New site has roots in 1977


Today, The Blade launches, a Web site devoted to covering the news of Perrysburg and Perrysburg Township. The site will focus on community news and high school sports, and allow readers to upload their own photos and news from their families — happenings that would never make it into the daily newspaper.

As The Blade finds new methods to deliver news to readers it will increasingly do so on digital platforms like the Our Town Web sites in Sylvania and now in Perrysburg, which we hope will spread to other suburban communities east and north of Toledo in the months ahead.

But the launch of takes us back to our first efforts at reporting neighborhood news.

It was on April 26, 1977, that the Weekly Blade debuted, a four-page broadsheet covering the news primarily in Perrysburg and Maumee — plus as many briefs as its first reporter, Donna Cottier, could type.

RELATED ARTICLE: Welcome to OurTownPerrysburg

Briefs are the lifeblood of a neighborhood section, full of the tidbits of community life that are too small to make it in the main newspaper. That first edition of the Weekly Blade had 48 of them, ranging from “Perrysburg Council OK’s Gas Station Site” to “Rummage Sales Slated By 2 Maumee Churches.”

And that first edition, and every one to follow, also included the popular Around the Suburbs column that Mrs. Cottier always said wrote.

That’s not exactly true. She would say the column wrote itself, and she wasn’t lying. The 1970s version of uploading a photo or story to a Web site was Around the Suburbs and I was there to witness it.

My second reporting assignment at The Blade, after a stint as a night obit writer, was to head to the Maumee office of the Weekly Blade in 1980. I was to report on the new Weekly East covering Rossford and Oregon and share an office with Mrs. Cottier. I had no idea what I was doing and I told Mrs. Cottier that on my first day. She told me not to worry.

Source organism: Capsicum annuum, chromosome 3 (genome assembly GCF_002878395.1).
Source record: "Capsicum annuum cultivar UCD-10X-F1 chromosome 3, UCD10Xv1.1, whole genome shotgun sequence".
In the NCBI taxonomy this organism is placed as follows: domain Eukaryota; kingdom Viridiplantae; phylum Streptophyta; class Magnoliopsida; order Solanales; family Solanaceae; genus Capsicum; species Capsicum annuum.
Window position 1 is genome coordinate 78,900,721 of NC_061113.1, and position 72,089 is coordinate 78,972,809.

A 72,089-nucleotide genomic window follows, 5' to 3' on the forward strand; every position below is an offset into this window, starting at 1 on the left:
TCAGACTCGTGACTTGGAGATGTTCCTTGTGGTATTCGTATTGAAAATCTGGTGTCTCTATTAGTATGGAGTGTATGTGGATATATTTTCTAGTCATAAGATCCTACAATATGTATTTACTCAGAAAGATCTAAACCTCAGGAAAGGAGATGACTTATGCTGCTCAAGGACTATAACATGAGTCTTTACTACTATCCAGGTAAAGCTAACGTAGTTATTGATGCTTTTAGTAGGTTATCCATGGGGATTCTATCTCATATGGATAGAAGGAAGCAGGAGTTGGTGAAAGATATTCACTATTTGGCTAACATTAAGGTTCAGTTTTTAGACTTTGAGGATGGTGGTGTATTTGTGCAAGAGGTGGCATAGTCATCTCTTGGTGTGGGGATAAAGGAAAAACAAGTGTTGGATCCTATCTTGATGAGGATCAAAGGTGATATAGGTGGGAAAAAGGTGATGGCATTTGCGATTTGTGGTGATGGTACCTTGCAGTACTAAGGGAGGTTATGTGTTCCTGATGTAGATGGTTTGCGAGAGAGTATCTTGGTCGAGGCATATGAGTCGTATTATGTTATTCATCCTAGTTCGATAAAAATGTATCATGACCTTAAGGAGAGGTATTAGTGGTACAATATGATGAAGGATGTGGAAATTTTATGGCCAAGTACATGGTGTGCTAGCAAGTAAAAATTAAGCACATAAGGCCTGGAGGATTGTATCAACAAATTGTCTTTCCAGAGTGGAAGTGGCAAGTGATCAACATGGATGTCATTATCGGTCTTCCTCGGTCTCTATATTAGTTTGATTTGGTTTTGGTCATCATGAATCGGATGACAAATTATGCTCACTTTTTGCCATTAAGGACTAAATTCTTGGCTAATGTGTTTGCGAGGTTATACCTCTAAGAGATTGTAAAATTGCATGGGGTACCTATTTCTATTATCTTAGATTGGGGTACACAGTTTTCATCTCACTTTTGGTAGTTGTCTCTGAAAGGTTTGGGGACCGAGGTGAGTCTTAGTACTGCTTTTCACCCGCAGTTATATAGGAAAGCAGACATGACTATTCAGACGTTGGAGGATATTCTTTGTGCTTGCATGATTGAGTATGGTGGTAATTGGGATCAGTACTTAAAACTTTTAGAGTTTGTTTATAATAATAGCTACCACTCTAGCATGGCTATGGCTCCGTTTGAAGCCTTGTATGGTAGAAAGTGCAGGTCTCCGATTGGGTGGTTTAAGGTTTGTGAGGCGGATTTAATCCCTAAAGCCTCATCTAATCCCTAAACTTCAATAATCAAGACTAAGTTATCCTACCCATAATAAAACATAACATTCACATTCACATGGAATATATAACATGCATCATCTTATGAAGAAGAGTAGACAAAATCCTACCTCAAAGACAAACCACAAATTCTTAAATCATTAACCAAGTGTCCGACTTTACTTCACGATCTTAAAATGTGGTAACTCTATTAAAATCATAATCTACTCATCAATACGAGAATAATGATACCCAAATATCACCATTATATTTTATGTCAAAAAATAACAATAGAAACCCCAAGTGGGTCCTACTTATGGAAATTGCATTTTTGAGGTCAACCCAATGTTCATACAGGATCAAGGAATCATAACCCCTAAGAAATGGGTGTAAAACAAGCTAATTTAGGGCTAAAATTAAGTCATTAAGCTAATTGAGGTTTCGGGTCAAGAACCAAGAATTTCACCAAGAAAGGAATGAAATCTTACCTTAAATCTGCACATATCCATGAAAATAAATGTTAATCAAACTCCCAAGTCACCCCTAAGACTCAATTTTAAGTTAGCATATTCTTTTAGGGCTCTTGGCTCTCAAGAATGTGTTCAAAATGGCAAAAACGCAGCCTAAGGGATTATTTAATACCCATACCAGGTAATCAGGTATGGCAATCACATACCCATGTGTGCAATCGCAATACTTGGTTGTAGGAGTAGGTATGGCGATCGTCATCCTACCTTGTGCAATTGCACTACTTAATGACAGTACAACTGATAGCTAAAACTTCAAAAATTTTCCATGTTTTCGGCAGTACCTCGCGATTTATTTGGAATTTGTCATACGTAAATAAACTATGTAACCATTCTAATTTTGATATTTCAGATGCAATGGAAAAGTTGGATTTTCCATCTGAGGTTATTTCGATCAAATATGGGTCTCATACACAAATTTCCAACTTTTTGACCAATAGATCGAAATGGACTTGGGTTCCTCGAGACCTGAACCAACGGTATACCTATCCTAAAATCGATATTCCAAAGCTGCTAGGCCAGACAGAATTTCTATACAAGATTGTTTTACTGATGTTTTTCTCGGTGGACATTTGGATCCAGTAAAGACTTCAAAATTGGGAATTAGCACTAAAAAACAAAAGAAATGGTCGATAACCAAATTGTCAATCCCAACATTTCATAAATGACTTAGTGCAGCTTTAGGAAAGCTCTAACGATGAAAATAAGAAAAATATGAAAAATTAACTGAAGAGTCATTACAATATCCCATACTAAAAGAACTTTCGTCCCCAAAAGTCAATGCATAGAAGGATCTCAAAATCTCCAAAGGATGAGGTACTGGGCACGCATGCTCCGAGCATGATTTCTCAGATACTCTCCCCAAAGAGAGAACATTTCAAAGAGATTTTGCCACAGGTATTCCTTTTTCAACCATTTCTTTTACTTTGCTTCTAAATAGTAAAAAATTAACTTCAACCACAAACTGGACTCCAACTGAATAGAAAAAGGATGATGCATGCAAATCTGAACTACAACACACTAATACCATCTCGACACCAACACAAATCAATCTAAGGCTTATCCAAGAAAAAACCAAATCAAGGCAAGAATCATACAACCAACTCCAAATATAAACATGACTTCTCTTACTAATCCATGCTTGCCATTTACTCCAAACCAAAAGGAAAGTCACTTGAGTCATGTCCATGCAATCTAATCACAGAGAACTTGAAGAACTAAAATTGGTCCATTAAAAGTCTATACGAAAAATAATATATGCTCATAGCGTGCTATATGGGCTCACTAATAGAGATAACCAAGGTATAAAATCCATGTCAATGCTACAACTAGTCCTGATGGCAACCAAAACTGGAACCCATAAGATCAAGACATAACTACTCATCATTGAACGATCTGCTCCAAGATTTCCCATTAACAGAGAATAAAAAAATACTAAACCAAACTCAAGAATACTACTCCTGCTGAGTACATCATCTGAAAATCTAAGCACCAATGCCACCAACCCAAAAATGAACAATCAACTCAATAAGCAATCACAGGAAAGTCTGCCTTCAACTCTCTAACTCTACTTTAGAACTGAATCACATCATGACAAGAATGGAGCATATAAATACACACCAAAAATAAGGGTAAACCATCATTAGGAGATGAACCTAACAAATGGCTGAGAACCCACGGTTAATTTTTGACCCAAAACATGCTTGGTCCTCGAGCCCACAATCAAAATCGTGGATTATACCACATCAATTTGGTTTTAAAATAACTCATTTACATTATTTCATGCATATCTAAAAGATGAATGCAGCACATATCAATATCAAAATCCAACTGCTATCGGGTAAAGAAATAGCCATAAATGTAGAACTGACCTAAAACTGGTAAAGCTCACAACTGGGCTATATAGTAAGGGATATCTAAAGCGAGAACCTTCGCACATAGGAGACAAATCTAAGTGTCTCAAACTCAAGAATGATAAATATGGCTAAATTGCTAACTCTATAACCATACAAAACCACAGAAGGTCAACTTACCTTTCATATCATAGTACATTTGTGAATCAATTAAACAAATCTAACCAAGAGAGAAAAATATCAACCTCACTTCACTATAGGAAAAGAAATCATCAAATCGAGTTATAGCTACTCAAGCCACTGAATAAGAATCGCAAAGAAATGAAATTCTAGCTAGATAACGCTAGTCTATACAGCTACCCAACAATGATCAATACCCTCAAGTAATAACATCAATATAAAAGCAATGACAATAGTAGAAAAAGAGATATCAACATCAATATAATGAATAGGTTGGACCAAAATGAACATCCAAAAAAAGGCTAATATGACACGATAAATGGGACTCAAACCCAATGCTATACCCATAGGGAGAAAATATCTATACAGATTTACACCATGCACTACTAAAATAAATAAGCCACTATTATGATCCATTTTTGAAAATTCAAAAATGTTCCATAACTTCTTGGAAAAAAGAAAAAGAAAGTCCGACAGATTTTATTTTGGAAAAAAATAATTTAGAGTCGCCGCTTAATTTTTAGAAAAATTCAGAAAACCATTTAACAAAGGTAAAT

“Just watch me,” she said. “And forget everything the downtown editors told you. They don’t know what they’re doing.”

So I watched, and was amazed, and learned how to be a small-town reporter on a big-town newspaper.

Every morning she was banging away on her typewriter when I got to the office, usually with the Maumee police chief, the mayor, or one of the “busybodies” from Perrysburg or Waterville sitting next to her dishing the latest news, and usually on their second cup of “free Blade coffee.”

All the news that was fit to print, or not, made it into her column, and everybody read it.

The first column of the first 1977 edition reported on then-Maumee Service Director Joe Cory checking on potholes by riding around town on a bicycle with his son Fritz “riding on a bicycle seat behind his dad and he escaped not one bump.” And there was the report of blood found outside Perrysburg’s Way Library. Turns out the librarian’s husband, Ralph Barnes, had been painting the library’s fence “and had accidentally spilled a little blood – ooopps – we mean redwood stain.”

But Mrs. Cottier’s column entries weren’t always so newsworthy. Take the case of the Maumee’s butcher, Rex Finch: “Walk into the market some day and the see the sausage tray. On the end fashioned in remarkably lifelike style is the face of a pig – snout and all.”

Joe O’Conor, The Blade’s managing editor when the Weekly Blade began, says said last week in a telephone interview from his Florida home that the weekly was started to increase circulation. “There were a lot of small-town papers popping up, and we wanted to give people the small news you couldn’t get in the big Blade,” he said. and, and all The Blade’s Our Town sites to come, are being started for the same reason— to get community news to our readers in the way they want to read it. More people than ever read The Blade online, and more each month on their cell phones and digital tablets. The Blade circulates around 100,000 papers daily and 130,000 on Sundays, but in March The Blade surpassed 10 million page views on all its Web sites — a record. Of those, there were 970,000 page views from cell phones and 134,000 from iPads, a trend that is forecast to grow.

But no matter how many fancy devices are out there, The Blade still starts by putting reporters in your communities to report the news. I just hope they are half as productive as Donna Cottier with her typewriter, coffee pot, and ear for all the news that’s fit to print, or not.

Dave Murray is managing editor of The Blade.

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